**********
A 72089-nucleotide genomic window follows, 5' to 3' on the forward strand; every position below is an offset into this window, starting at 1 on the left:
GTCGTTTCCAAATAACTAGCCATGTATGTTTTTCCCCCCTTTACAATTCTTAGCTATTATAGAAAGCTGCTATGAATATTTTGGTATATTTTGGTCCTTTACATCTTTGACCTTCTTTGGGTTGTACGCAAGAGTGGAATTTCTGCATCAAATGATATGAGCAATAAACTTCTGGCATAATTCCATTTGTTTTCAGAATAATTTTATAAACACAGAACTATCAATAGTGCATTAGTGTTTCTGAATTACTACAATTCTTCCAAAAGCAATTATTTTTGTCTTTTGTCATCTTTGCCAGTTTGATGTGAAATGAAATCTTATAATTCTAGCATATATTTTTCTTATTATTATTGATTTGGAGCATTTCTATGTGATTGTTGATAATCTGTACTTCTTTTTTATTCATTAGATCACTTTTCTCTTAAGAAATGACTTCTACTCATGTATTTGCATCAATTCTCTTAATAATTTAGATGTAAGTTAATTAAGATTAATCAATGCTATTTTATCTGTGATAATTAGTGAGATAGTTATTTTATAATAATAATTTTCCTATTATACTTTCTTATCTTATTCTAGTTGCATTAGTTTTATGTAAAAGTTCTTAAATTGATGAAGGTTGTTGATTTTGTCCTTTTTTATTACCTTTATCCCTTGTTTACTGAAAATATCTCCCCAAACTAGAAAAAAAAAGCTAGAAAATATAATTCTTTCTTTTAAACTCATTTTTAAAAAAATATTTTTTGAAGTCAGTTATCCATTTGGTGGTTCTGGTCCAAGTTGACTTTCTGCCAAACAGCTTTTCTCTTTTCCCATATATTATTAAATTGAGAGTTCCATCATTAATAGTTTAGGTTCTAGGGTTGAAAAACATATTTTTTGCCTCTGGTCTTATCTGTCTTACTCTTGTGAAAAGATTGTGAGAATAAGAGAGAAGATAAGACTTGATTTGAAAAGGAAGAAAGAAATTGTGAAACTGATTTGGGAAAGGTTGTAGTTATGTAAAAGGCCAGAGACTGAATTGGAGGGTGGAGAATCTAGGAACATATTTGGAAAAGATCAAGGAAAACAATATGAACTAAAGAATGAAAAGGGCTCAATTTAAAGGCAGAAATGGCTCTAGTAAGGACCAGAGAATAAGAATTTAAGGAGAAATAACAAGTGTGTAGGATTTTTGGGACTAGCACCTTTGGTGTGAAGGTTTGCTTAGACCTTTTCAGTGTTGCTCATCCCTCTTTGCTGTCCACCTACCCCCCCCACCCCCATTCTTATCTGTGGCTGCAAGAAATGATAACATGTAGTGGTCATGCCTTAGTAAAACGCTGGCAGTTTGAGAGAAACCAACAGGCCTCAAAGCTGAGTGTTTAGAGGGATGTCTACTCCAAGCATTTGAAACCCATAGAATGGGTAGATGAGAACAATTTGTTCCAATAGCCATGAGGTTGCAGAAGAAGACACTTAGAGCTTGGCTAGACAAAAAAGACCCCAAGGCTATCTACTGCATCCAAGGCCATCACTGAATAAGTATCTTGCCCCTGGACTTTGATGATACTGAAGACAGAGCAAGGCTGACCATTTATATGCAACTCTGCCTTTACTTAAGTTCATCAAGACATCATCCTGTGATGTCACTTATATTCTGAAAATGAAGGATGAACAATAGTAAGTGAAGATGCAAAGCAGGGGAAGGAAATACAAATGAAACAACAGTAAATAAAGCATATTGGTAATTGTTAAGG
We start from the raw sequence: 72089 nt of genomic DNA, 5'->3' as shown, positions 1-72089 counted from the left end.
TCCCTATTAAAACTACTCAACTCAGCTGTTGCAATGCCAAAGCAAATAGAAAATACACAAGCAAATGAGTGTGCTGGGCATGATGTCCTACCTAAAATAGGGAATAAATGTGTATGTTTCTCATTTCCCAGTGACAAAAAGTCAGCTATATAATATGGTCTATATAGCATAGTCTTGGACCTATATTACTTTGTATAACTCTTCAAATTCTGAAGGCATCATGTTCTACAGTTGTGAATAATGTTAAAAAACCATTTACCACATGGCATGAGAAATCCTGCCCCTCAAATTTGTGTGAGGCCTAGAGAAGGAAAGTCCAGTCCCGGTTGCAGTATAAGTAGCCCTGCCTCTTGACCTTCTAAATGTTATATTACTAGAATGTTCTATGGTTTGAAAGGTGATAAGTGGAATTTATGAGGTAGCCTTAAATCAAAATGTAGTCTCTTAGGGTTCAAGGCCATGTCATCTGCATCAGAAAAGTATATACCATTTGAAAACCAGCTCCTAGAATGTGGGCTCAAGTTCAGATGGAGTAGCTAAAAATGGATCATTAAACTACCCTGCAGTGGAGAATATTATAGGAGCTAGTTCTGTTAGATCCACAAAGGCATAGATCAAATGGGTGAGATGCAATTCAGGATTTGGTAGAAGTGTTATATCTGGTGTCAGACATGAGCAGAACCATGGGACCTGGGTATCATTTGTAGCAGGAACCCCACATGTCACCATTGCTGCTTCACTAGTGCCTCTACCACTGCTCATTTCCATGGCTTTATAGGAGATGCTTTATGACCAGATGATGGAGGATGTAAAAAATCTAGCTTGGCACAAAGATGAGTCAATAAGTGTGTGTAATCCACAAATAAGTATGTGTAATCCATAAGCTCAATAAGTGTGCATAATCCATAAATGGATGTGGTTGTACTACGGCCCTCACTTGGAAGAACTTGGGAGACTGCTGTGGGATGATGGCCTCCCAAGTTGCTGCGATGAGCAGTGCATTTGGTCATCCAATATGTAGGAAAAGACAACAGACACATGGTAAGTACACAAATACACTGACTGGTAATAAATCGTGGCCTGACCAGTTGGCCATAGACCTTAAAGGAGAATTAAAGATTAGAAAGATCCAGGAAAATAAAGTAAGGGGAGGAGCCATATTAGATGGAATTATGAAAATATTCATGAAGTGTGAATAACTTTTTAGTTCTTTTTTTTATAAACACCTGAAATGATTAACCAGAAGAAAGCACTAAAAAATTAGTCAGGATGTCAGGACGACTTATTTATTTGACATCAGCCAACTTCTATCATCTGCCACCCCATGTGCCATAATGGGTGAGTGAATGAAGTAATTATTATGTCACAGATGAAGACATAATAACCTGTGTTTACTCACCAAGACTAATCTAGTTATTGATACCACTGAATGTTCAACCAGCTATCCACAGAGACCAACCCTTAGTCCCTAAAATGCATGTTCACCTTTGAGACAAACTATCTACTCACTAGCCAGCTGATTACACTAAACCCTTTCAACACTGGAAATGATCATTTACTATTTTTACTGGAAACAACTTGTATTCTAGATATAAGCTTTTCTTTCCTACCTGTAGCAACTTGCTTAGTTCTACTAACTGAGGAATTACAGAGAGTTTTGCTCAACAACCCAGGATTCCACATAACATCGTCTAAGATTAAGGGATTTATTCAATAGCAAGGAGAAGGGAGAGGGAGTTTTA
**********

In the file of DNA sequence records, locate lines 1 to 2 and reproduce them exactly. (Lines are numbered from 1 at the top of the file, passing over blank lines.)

A 72089-nucleotide genomic window follows, 5' to 3' on the forward strand; every position below is an offset into this window, starting at 1 on the left:
GTCGTTTCCAAATAACTAGCCATGTATGTTTTTCCCCCCTTTACAATTCTTAGCTATTATAGAAAGCTGCTATGAATATTTTGGTATATTTTGGTCCTTTACATCTTTGACCTTCTTTGGGTTGTACGCAAGAGTGGAATTTCTGCATCAAATGATATGAGCAATAAACTTCTGGCATAATTCCATTTGTTTTCAGAATAATTTTATAAACACAGAACTATCAATAGTGCATTAGTGTTTCTGAATTACTACAATTCTTCCAAAAGCAATTATTTTTGTCTTTTGTCATCTTTGCCAGTTTGATGTGAAATGAAATCTTATAATTCTAGCATATATTTTTCTTATTATTATTGATTTGGAGCATTTCTATGTGATTGTTGATAATCTGTACTTCTTTTTTATTCATTAGATCACTTTTCTCTTAAGAAATGACTTCTACTCATGTATTTGCATCAATTCTCTTAATAATTTAGATGTAAGTTAATTAAGATTAATCAATGCTATTTTATCTGTGATAATTAGTGAGATAGTTATTTTATAATAATAATTTTCCTATTATACTTTCTTATCTTATTCTAGTTGCATTAGTTTTATGTAAAAGTTCTTAAATTGATGAAGGTTGTTGATTTTGTCCTTTTTTATTACCTTTATCCCTTGTTTACTGAAAATATCTCCCCAAACTAGAAAAAAAAAGCTAGAAAATATAATTCTTTCTTTTAAACTCATTTTTAAAAAAATATTTTTTGAAGTCAGTTATCCATTTGGTGGTTCTGGTCCAAGTTGACTTTCTGCCAAACAGCTTTTCTCTTTTCCCATATATTATTAAATTGAGAGTTCCATCATTAATAGTTTAGGTTCTAGGGTTGAAAAACATATTTTTTGCCTCTGGTCTTATCTGTCTTACTCTTGTGAAAAGATTGTGAGAATAAGAGAGAAGATAAGACTTGATTTGAAAAGGAAGAAAGAAATTGTGAAACTGATTTGGGAAAGGTTGTAGTTATGTAAAAGGCCAGAGACTGAATTGGAGGGTGGAGAATCTAGGAACATATTTGGAAAAGATCAAGGAAAACAATATGAACTAAAGAATGAAAAGGGCTCAATTTAAAGGCAGAAATGGCTCTAGTAAGGACCAGAGAATAAGAATTTAAGGAGAAATAACAAGTGTGTAGGATTTTTGGGACTAGCACCTTTGGTGTGAAGGTTTGCTTAGACCTTTTCAGTGTTGCTCATCCCTCTTTGCTGTCCACCTACCCCCCCCACCCCCATTCTTATCTGTGGCTGCAAGAAATGATAACATGTAGTGGTCATGCCTTAGTAAAACGCTGGCAGTTTGAGAGAAACCAACAGGCCTCAAAGCTGAGTGTTTAGAGGGATGTCTACTCCAAGCATTTGAAACCCATAGAATGGGTAGATGAGAACAATTTGTTCCAATAGCCATGAGGTTGCAGAAGAAGACACTTAGAGCTTGGCTAGACAAAAAAGACCCCAAGGCTATCTACTGCATCCAAGGCCATCACTGAATAAGTATCTTGCCCCTGGACTTTGATGATACTGAAGACAGAGCAAGGCTGACCATTTATATGCAACTCTGCCTTTACTTAAGTTCATCAAGACATCATCCTGTGATGTCACTTATATTCTGAAAATGAAGGATGAACAATAGTAAGTGAAGATGCAAAGCAGGGGAAGGAAATACAAATGAAACAACAGTAAATAAAGCATATTGGTAATTGTTAAGG